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  • Nigel Dias
    Nigel Dias

    How to Run a HR and People Analytics Meetup, and join the global network

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    Posted 10 months ago

     

    Running an HR and People Analytics Meetup can be a highly rewarding activity, as I highlighted in my original post when we started looking for this Global HR and People Analytics Network. They are a great way to bring your local HR analytics communities (and grow the industry), they are drive true innovation, they are inclusive, and it gives us a chance to discuss true stories and true obstacles at a practical level.

    Running a meetup can be hard though. Common obstacles tend to include:

    • Getting started - Where do I start? What do I need to know?
    • Finding speakers and topics - Where do I find speakers? What topics should I cover?
    • Finding a venue - Where do I host the event? When do I host it?
    • Paying for things - How do I pay for this?
    • Getting the word out there - How do I let people know near me?


    Do you need some help to start and grow your Meetup?
    The good news is that these obstacles are not showstoppers - and there is a global community of meetup organisers willing to share their advice to help get round them! Here are some of the ways the the global community, and 3n/the ThinkTank, can help - and it's all for free:

    1. Put your meetup on the Global Meetup Map and let us share your events
    How many HR and People Analytics meetups are there in the world? Is there one in your city? So far we've found 22, which we are listing for free on the HR and People Analytics Global Meetup Map (click here), and whose events we are sharing on the ThinkTank's Meetup Calendar (click here) and ThinkTank Newsletter (click here).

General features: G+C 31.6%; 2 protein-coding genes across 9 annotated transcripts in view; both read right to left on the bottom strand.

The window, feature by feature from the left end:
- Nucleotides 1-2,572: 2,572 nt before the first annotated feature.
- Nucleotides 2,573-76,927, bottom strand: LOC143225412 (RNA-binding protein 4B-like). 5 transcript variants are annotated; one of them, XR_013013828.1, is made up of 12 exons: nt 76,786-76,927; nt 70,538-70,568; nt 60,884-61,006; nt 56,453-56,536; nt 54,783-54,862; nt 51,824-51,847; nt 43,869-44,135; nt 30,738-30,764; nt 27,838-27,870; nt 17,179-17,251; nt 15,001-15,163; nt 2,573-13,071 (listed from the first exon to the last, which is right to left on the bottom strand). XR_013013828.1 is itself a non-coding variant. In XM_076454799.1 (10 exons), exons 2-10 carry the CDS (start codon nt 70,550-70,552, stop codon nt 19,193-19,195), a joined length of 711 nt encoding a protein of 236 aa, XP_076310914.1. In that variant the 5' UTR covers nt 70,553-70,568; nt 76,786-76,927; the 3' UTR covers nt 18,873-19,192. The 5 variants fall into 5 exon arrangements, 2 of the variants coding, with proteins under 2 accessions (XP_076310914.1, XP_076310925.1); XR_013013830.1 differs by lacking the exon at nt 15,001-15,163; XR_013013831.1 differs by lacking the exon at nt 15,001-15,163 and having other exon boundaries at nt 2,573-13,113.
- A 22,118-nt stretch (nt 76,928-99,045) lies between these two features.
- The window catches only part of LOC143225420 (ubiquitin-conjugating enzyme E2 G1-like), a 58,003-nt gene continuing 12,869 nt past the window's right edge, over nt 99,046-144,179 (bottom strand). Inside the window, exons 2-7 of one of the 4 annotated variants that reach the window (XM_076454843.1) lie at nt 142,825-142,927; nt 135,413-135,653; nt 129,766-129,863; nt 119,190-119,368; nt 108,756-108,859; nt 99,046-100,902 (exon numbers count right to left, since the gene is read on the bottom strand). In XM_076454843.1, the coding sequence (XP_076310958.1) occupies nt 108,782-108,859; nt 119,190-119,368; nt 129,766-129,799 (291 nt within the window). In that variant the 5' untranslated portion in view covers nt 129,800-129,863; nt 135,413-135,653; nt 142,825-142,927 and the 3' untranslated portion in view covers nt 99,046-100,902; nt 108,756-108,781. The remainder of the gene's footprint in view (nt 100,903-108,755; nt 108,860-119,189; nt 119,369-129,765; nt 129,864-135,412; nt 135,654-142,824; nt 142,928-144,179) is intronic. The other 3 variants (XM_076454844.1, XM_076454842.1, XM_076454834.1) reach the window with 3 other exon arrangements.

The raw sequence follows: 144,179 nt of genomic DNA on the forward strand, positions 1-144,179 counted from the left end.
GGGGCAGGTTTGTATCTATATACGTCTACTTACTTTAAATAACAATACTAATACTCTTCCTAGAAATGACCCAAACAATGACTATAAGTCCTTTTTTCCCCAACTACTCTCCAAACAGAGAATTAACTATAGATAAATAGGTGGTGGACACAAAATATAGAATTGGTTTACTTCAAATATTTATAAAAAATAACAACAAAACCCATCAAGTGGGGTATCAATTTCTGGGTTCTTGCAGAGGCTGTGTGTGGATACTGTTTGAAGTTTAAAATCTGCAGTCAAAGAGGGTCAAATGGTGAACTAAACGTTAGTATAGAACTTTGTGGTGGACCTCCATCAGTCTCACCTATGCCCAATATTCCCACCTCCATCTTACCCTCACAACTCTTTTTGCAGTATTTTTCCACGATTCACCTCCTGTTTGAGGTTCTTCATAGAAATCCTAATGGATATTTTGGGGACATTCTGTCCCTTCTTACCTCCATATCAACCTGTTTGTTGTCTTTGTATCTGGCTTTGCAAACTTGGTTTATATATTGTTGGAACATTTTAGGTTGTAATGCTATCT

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    2. Connect with other HR/People Analytics Meetup Organisers
    Want to speak with other meetup organisers from around the world? Would you like to learn from their experiences, or share your own? Over the last month, we've found over 20 Meetups around the world - if you are an organiser (or aspiring organiser), please join the new Linkedin group (click here) to us to chart with each other.

     

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    3. Join the quarterly/region Meetup Organiser Calls
    We're organising quarterly (regional) calls for all meetup organisers to meet, plan and share ideas for meetups. If you would like to join one of the calls (There are slots for APAC, CET, EST and PST), please message me and I'll share the invite.

     

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    4. Use our 'How to Run a Meetup Guide' and use our free Resources
    To help you get started, we have produced a guide for running a meetup, and we are also sharing the experiences of other meetups. The guide is based predominantly on the London meetups, but we will add the experience of other organisers as we go. Please click here to read the guide.

     

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    5. Use the ThinkTank to find Speakers, Topics and Stories
    A few groups have had trouble finding speakers and presentations to share. From now on, the HR Analytics ThinkTank, its partners (The University of Leeds and Utah State University) and its community will begin sharing free quarterly topics and case studies. Please sign up here if you'd like to receive updates about these resources.